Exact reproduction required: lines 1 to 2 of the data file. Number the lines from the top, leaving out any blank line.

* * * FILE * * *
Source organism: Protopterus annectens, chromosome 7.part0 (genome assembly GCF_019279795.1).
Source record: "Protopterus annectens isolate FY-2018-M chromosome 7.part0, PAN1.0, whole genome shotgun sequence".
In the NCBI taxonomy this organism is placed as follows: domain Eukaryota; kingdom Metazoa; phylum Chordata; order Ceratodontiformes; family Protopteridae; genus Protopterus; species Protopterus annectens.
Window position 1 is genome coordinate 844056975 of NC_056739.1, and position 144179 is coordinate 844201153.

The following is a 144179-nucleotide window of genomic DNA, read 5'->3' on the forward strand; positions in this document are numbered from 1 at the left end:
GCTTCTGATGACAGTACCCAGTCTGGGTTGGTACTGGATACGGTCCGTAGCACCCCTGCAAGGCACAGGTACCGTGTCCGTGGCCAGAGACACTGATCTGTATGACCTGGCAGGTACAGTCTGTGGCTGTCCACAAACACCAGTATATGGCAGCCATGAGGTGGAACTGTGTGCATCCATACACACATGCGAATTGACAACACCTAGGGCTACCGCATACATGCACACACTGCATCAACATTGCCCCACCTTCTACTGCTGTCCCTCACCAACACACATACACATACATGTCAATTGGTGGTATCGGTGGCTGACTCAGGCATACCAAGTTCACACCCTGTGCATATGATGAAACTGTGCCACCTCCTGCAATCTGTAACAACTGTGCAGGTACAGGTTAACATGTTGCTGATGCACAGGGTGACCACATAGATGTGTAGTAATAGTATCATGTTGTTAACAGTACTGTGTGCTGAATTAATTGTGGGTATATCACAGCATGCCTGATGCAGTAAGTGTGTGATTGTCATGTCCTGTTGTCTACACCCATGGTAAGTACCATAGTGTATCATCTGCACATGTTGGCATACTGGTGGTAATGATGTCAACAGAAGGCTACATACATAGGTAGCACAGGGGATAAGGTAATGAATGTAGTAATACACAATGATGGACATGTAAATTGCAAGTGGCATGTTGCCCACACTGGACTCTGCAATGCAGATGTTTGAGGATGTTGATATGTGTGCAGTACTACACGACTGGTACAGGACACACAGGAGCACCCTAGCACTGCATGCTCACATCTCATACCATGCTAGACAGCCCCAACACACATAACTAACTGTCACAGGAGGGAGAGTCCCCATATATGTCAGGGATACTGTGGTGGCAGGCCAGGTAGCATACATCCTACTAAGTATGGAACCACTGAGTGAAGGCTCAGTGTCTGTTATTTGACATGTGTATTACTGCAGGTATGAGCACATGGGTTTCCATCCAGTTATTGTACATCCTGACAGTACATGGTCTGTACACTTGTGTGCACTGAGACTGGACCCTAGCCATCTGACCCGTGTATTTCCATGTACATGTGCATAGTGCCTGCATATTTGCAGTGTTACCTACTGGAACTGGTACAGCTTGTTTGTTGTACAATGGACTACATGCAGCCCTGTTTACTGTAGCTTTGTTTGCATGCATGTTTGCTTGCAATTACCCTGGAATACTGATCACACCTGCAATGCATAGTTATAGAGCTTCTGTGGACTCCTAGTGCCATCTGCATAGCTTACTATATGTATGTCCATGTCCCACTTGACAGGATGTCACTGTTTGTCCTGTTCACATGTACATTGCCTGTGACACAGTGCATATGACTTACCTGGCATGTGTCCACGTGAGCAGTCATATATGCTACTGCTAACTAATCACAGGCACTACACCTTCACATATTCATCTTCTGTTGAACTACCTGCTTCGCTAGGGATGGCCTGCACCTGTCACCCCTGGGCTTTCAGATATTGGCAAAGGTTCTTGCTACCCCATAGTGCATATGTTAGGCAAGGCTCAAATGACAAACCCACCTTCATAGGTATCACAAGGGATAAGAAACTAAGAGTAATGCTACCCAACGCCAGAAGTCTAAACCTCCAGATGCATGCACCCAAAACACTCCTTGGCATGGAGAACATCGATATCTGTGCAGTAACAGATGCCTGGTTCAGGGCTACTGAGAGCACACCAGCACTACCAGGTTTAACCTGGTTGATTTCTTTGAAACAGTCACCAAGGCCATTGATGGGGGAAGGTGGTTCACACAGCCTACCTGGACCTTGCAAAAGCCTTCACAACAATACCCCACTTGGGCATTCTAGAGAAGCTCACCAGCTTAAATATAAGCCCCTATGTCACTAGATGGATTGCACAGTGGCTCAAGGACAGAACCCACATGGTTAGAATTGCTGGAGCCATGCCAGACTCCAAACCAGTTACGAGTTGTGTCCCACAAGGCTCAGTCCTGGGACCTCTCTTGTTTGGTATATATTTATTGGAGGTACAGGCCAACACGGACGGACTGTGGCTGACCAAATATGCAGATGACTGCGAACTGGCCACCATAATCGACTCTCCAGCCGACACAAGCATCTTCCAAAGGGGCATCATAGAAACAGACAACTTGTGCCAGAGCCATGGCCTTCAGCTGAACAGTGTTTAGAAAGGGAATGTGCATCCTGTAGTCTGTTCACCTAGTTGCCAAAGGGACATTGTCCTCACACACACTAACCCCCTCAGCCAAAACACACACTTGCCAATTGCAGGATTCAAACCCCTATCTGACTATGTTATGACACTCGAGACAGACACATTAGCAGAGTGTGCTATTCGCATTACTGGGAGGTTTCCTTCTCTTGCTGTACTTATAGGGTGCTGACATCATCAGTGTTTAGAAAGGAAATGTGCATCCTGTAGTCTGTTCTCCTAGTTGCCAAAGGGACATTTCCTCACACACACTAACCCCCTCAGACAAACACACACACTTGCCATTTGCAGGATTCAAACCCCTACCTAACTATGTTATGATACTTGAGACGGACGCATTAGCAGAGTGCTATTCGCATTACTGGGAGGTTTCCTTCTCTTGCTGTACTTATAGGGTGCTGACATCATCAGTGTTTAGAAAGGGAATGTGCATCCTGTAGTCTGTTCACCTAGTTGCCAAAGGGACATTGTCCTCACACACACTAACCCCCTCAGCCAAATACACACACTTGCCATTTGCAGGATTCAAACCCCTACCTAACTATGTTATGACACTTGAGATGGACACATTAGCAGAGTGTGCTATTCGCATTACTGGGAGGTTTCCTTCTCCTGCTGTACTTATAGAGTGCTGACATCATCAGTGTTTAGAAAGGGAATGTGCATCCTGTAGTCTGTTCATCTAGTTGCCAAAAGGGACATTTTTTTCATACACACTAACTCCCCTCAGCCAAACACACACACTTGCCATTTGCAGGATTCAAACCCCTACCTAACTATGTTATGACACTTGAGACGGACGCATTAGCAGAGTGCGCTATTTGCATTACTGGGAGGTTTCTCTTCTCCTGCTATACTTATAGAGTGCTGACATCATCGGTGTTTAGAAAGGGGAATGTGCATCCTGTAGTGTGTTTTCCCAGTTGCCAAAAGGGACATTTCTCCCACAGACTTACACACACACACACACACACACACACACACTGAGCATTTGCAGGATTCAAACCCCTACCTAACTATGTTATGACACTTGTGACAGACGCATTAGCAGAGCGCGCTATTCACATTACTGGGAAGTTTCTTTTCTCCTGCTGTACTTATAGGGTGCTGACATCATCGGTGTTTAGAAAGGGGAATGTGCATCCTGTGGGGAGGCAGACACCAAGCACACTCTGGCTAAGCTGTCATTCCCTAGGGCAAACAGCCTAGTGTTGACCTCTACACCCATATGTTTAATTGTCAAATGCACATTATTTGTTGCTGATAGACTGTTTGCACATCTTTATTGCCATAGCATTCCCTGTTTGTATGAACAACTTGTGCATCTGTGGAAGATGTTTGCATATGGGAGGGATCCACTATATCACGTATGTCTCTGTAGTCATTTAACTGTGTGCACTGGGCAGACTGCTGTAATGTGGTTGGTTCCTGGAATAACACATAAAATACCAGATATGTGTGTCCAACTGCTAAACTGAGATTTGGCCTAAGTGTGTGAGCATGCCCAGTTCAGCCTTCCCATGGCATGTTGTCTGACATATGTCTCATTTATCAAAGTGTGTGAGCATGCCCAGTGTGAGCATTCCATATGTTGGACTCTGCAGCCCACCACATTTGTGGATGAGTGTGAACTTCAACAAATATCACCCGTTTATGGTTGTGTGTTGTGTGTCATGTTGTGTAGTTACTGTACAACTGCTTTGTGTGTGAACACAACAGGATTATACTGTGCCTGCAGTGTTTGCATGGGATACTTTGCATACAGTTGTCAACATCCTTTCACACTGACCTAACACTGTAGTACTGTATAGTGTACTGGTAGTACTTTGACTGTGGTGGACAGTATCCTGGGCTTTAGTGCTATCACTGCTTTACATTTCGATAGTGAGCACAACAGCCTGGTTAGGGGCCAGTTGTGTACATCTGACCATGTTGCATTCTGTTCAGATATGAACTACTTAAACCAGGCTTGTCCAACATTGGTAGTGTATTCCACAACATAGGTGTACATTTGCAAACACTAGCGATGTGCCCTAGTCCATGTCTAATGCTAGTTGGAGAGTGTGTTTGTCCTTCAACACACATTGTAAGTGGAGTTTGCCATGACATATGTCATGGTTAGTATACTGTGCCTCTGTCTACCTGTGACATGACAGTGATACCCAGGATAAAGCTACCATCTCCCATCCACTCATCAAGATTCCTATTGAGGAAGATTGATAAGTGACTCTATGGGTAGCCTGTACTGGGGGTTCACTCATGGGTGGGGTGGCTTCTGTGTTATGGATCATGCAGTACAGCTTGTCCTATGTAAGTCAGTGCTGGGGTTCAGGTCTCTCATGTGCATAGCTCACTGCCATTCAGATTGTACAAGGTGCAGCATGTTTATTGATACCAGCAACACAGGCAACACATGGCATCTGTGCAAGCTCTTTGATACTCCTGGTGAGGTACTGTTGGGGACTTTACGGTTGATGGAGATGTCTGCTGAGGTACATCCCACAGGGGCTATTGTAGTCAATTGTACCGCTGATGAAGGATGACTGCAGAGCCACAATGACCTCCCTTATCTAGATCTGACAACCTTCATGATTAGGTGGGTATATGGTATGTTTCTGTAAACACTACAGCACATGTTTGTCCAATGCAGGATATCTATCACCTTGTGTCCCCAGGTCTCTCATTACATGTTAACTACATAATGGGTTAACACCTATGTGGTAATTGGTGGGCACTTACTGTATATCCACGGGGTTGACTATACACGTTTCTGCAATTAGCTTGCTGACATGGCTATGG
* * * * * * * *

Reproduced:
Source organism: Protopterus annectens, chromosome 7.part0 (genome assembly GCF_019279795.1).
Source record: "Protopterus annectens isolate FY-2018-M chromosome 7.part0, PAN1.0, whole genome shotgun sequence".